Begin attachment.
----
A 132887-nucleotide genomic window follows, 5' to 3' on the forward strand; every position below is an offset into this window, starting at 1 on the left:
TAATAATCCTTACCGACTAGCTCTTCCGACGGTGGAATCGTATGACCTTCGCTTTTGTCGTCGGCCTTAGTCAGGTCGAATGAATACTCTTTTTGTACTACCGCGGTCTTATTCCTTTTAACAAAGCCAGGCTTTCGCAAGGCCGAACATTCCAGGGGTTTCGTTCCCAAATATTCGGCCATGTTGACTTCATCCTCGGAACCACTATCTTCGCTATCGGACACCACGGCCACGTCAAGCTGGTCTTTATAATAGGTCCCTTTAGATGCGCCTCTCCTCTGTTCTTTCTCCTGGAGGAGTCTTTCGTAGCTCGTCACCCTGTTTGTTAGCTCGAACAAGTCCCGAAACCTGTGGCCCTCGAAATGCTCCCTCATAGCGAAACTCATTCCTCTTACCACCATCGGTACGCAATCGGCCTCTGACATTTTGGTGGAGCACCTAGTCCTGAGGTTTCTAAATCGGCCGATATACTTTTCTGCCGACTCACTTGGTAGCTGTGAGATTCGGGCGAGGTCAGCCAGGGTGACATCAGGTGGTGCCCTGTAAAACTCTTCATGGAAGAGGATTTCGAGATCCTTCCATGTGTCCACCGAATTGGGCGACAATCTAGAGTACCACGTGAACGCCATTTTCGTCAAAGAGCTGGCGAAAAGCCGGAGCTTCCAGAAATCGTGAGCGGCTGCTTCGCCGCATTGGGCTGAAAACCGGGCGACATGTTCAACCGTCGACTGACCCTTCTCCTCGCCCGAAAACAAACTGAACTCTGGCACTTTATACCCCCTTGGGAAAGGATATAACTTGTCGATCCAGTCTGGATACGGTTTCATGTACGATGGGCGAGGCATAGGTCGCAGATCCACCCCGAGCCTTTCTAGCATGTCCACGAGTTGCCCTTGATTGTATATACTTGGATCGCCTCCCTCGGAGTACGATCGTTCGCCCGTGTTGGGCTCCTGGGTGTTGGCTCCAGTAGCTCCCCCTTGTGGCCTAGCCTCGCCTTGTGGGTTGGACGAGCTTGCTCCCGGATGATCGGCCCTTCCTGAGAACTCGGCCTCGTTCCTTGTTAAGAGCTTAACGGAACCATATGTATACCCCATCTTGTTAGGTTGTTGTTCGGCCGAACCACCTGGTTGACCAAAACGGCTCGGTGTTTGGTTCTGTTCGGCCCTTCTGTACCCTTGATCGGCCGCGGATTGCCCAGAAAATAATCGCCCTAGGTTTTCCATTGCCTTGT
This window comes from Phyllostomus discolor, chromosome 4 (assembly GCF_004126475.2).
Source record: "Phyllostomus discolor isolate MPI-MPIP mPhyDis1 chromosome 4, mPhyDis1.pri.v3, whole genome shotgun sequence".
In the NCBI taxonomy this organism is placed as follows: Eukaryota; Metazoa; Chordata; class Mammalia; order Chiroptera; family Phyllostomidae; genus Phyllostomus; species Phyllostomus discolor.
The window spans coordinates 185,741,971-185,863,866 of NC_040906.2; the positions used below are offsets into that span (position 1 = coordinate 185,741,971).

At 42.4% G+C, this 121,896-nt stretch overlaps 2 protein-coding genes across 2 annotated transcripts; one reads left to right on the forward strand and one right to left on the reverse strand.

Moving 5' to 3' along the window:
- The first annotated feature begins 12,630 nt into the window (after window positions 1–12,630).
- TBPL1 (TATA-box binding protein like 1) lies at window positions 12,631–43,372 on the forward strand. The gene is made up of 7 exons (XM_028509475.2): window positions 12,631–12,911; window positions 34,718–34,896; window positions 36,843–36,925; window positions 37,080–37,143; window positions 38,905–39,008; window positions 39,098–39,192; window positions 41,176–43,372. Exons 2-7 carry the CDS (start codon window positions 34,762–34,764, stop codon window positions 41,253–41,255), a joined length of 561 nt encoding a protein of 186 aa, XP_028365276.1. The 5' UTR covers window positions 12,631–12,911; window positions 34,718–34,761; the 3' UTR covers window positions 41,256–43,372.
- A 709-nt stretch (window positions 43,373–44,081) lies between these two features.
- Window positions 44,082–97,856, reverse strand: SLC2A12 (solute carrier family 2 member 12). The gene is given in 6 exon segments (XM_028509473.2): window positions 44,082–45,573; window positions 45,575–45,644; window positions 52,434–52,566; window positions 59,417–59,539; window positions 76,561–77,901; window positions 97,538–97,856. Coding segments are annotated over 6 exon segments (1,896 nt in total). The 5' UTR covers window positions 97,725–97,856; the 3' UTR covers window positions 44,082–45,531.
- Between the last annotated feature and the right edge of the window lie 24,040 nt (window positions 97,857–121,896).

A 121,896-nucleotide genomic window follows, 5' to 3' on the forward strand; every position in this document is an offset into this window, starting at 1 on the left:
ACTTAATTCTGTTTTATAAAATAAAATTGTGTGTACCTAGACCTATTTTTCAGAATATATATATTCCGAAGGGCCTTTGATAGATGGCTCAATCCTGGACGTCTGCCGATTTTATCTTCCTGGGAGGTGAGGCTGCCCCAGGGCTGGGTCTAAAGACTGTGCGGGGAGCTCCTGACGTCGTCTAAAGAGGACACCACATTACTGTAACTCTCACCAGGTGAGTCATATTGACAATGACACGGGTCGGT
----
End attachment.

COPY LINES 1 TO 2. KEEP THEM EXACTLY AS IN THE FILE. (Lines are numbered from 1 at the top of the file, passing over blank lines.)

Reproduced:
A 132887-nucleotide genomic window follows, 5' to 3' on the forward strand; every position below is an offset into this window, starting at 1 on the left:
TAATAATCCTTACCGACTAGCTCTTCCGACGGTGGAATCGTATGACCTTCGCTTTTGTCGTCGGCCTTAGTCAGGTCGAATGAATACTCTTTTTGTACTACCGCGGTCTTATTCCTTTTAACAAAGCCAGGCTTTCGCAAGGCCGAACATTCCAGGGGTTTCGTTCCCAAATATTCGGCCATGTTGACTTCATCCTCGGAACCACTATCTTCGCTATCGGACACCACGGCCACGTCAAGCTGGTCTTTATAATAGGTCCCTTTAGATGCGCCTCTCCTCTGTTCTTTCTCCTGGAGGAGTCTTTCGTAGCTCGTCACCCTGTTTGTTAGCTCGAACAAGTCCCGAAACCTGTGGCCCTCGAAATGCTCCCTCATAGCGAAACTCATTCCTCTTACCACCATCGGTACGCAATCGGCCTCTGACATTTTGGTGGAGCACCTAGTCCTGAGGTTTCTAAATCGGCCGATATACTTTTCTGCCGACTCACTTGGTAGCTGTGAGATTCGGGCGAGGTCAGCCAGGGTGACATCAGGTGGTGCCCTGTAAAACTCTTCATGGAAGAGGATTTCGAGATCCTTCCATGTGTCCACCGAATTGGGCGACAATCTAGAGTACCACGTGAACGCCATTTTCGTCAAAGAGCTGGCGAAAAGCCGGAGCTTCCAGAAATCGTGAGCGGCTGCTTCGCCGCATTGGGCTGAAAACCGGGCGACATGTTCAACCGTCGACTGACCCTTCTCCTCGCCCGAAAACAAACTGAACTCTGGCACTTTATACCCCCTTGGGAAAGGATATAACTTGTCGATCCAGTCTGGATACGGTTTCATGTACGATGGGCGAGGCATAGGTCGCAGATCCACCCCGAGCCTTTCTAGCATGTCCACGAGTTGCCCTTGATTGTATATACTTGGATCGCCTCCCTCGGAGTACGATCGTTCGCCCGTGTTGGGCTCCTGGGTGTTGGCTCCAGTAGCTCCCCCTTGTGGCCTAGCCTCGCCTTGTGGGTTGGACGAGCTTGCTCCCGGATGATCGGCCCTTCCTGAGAACTCGGCCTCGTTCCTTGTTAAGAGCTTAACGGAACCATATGTATACCCCATCTTGTTAGGTTGTTGTTCGGCCGAACCACCTGGTTGACCAAAACGGCTCGGTGTTTGGTTCTGTTCGGCCCTTCTGTACCCTTGATCGGCCGCGGATTGCCCAGAAAATAATCGCCCTAGGTTTTCCATTGCCTTGT